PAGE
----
From all inordinate and sinful affections; and from all the deceits of the world, the flesh, and the devil, Good Lord, deliver us.
From lightning and tempest; from earthquake, fire, and flood; from plague, pestilence, and famine; from battle and murder, and from sudden death, Good Lord, deliver us.
From all sedition, privy conspiracy, and rebellion; from all false doctrine, heresy, and schism; from hardness of heart, and contempt of thy Word and Commandment, Good Lord, deliver us.
By the mystery of thy holy Incarnation; by thy holy Nativity and Circumcision; by thy Baptism, Fasting, and Temptation, Good Lord, deliver us.
By thine Agony and Bloody Sweat; by thy Cross and Passion; by thy precious Death and Burial; by thy glorious Resurrection and Ascension, and by the Coming of the Holy Ghost, Good Lord, deliver us.
In all time of our tribulation; in all time of our prosperity; in the hour of death, and in the day of judgment, Good Lord, deliver us.
WE sinners do beseech thee to hear us, O Lord God; and that it may please thee to rule and govern thy holy Church universal in the right way; We beseech thee to hear us, good Lord.
That it may please thee so to rule the heart of thy servant, The President of the United States, that he may above all things seek thy honour and glory; We beseech thee to hear us, good Lord.
That it may please thee to bless and preserve all Christian Rulers and Magistrates, giving them grace to execute justice, and to maintain truth; We beseech thee to hear us, good Lord.
That it may please thee to illuminate all Bishops, Priests, and Deacons, with true knowledge and understanding of thy Word; and that both by their preaching and living they may set it forth, and show it accordingly; We beseech thee to hear us, good Lord.
That it may please thee to send forth labourers into thy harvest; We beseech thee to hear us, good Lord.
That it may please thee to bless and keep all thy people; We beseech thee to hear us, good Lord.
That it may please thee to give to all nations unity, peace, and concord; We beseech thee to hear us, good Lord.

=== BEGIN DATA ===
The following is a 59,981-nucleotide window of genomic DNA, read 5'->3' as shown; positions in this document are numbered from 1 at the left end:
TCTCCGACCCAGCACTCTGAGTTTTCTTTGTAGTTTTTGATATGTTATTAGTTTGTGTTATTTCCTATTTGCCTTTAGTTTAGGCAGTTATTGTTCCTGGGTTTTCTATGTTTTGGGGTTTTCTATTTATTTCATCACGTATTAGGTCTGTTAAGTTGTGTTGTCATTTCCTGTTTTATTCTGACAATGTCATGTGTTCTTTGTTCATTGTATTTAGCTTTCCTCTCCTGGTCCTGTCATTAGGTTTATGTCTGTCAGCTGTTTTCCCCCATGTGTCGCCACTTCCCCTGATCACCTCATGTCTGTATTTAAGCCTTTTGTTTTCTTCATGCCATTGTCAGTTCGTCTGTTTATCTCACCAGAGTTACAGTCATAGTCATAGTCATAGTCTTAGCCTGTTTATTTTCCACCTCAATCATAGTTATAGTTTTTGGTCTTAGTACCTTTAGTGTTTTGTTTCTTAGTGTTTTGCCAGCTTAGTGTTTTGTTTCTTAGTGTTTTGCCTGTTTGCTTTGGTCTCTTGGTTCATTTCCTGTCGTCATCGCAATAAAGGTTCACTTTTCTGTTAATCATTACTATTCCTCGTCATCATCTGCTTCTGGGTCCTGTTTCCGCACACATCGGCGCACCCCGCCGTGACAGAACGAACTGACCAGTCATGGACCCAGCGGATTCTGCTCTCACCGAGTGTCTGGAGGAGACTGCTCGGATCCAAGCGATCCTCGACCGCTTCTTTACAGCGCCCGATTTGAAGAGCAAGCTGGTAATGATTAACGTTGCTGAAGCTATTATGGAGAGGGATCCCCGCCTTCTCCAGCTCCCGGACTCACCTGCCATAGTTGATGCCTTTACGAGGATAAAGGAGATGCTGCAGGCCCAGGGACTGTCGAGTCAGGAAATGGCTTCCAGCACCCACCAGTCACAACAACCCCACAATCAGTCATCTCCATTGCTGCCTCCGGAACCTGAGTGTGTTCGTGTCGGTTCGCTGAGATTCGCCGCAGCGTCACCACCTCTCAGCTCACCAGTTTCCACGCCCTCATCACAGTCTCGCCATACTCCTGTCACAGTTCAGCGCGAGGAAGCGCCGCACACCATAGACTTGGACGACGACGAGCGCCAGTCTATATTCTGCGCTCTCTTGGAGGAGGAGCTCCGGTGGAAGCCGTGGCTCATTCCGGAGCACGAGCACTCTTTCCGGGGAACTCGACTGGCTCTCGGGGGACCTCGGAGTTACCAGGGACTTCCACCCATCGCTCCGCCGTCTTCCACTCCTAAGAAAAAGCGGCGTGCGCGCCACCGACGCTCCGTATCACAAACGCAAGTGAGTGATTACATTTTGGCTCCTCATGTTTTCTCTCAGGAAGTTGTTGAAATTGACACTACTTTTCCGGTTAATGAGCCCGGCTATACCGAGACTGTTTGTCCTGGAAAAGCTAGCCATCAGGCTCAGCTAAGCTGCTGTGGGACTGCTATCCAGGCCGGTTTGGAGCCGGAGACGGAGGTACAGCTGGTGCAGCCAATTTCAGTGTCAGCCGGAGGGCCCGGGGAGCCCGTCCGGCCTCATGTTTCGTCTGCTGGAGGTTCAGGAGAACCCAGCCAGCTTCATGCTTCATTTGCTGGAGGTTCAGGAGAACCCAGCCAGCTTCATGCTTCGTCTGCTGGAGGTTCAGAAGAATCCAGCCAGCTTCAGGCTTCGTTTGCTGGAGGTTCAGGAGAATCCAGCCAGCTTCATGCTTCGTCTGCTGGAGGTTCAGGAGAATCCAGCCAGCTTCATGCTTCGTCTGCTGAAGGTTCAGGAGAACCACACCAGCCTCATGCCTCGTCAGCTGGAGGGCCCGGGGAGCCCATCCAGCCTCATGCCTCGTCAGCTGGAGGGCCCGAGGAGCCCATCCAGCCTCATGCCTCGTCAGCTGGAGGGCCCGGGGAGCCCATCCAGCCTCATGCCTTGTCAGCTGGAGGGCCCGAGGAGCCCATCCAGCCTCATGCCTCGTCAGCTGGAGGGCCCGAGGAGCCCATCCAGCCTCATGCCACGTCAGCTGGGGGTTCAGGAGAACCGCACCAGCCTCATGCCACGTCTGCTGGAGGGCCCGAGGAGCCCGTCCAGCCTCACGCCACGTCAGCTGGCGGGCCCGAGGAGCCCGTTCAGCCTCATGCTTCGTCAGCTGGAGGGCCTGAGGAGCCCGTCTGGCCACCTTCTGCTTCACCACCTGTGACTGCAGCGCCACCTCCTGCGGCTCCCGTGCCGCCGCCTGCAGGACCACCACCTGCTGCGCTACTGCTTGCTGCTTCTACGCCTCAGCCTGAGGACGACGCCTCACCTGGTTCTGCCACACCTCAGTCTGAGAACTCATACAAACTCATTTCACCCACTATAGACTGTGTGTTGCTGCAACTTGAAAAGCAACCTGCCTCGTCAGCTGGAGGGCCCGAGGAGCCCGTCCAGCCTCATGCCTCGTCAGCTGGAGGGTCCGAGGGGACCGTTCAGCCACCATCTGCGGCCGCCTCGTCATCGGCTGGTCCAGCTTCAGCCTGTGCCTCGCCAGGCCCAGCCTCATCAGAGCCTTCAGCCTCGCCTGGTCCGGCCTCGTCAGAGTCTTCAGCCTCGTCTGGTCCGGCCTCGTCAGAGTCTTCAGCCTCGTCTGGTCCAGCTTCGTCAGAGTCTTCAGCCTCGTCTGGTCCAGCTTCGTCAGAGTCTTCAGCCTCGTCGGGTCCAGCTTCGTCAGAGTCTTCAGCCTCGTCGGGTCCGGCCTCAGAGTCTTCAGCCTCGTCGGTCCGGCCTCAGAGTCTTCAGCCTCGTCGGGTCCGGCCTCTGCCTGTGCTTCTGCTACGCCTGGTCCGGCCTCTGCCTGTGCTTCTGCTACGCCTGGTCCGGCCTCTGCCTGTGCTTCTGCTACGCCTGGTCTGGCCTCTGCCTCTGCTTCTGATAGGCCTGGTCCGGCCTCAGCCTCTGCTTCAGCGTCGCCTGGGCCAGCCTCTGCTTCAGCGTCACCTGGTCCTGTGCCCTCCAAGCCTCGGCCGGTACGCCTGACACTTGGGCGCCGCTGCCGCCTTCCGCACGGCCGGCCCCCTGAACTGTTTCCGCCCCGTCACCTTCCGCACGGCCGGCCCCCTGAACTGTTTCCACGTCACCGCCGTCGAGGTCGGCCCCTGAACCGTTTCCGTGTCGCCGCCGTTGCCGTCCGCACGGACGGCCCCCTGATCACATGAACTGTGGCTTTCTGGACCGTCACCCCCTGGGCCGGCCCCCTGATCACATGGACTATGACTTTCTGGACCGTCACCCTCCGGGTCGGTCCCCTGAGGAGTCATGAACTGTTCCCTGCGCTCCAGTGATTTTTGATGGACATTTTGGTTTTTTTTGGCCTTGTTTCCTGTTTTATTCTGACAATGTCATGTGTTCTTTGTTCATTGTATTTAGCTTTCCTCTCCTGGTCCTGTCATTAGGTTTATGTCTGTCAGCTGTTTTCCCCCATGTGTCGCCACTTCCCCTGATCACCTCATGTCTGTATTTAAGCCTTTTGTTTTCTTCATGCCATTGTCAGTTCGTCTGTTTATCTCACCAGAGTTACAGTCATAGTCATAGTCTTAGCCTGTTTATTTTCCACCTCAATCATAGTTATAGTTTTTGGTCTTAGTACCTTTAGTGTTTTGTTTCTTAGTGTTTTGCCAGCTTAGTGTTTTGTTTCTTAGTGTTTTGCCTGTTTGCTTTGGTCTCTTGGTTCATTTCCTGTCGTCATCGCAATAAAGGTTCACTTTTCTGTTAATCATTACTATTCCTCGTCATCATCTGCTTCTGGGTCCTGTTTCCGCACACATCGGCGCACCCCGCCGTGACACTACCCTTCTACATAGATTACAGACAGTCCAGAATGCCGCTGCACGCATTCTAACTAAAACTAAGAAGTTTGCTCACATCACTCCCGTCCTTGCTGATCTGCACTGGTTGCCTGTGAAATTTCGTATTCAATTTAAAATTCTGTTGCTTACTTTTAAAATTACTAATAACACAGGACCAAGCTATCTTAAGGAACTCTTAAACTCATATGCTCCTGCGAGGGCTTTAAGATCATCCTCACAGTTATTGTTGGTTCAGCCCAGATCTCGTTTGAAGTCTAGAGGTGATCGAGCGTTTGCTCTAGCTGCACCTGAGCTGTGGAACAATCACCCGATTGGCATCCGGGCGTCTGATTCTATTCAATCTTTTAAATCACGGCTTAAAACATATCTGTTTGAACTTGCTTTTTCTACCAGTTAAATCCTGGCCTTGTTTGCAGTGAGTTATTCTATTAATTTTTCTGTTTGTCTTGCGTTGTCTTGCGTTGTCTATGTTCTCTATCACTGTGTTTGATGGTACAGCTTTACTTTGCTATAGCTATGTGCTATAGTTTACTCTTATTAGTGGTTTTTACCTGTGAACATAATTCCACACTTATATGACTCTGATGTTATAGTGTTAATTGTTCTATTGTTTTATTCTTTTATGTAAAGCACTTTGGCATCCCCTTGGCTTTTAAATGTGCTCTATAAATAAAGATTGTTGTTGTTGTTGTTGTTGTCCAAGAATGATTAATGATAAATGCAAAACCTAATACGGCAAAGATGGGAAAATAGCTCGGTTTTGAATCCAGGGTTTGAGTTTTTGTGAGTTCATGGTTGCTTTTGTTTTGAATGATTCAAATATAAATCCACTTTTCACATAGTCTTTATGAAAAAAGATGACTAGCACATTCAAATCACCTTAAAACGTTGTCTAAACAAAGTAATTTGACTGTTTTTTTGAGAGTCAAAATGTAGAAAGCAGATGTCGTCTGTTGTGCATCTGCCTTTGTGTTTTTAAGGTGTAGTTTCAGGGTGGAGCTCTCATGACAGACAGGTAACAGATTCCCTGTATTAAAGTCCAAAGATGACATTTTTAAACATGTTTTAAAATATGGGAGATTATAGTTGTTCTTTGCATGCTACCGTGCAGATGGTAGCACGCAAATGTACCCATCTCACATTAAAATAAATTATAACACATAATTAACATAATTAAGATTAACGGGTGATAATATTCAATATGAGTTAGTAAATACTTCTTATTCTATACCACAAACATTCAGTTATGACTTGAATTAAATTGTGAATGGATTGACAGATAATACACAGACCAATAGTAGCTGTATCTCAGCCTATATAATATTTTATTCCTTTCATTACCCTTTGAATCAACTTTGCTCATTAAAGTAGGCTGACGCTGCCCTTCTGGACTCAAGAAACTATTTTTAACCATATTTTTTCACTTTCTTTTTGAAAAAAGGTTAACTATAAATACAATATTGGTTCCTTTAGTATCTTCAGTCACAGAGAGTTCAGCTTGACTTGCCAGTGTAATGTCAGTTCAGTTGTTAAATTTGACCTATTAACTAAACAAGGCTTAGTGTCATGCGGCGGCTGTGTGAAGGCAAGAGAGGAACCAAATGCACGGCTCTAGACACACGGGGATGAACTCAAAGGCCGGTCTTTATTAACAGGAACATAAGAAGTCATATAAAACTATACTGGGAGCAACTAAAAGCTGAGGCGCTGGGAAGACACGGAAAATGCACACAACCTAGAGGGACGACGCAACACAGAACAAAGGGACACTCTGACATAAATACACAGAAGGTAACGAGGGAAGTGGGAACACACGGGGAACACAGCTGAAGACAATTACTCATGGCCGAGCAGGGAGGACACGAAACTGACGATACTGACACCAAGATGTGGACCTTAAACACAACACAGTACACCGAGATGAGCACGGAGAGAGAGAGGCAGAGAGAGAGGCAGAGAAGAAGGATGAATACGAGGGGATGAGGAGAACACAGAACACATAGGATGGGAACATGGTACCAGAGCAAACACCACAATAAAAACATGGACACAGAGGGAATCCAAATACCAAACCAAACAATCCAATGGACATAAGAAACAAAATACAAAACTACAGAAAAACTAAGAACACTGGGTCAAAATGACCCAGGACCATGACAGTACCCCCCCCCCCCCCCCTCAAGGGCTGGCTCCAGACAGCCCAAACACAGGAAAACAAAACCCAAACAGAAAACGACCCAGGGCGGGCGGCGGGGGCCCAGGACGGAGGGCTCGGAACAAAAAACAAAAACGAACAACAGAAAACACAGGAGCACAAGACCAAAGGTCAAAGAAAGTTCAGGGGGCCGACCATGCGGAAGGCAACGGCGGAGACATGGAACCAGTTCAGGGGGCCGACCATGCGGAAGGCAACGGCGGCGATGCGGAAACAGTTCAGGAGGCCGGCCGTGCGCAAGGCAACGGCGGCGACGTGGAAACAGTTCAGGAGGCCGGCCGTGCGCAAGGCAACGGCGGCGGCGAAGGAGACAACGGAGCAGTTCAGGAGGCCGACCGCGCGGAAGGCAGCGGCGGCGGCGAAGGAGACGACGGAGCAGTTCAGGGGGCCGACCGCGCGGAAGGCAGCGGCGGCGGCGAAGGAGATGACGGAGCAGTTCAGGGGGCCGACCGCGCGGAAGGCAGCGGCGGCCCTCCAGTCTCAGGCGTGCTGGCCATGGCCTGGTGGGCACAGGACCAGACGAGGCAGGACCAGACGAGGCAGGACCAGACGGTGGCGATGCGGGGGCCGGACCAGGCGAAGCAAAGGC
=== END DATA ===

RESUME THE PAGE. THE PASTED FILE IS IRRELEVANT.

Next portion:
That it may please thee to give us an heart to love and fear thee, and diligently to live after thy commandments; We beseech thee to hear us, good Lord.
That it may please thee to give to all thy people increase of grace to hear meekly thy Word, and to receive it with pure affection, and to bring forth the fruits of the Spirit; We beseech thee to hear us, good Lord.
That it may please thee to bring into the way of truth all such as have erred, and are deceived; We beseech thee to hear us, good Lord.
That it may please thee to strengthen such as do stand; and to comfort and help the weak-hearted; and to raise up those who fall; and finally to beat down Satan under our feet; We beseech thee to hear us, good Lord.
That it may please thee to succour, help, and comfort, all who are in danger, necessity, and tribulation; We beseech thee to hear us, good Lord.
That it may please thee to preserve all who travel by land, by water, or by air, all women in child-birth, all sick persons, and young children; and to show thy pity upon all prisoners and captives; We beseech thee to hear us, good Lord.
That it may please thee to defend, and provide for, the fatherless children, and widows, and all who are desolate and oppressed; We beseech thee to hear us, good Lord.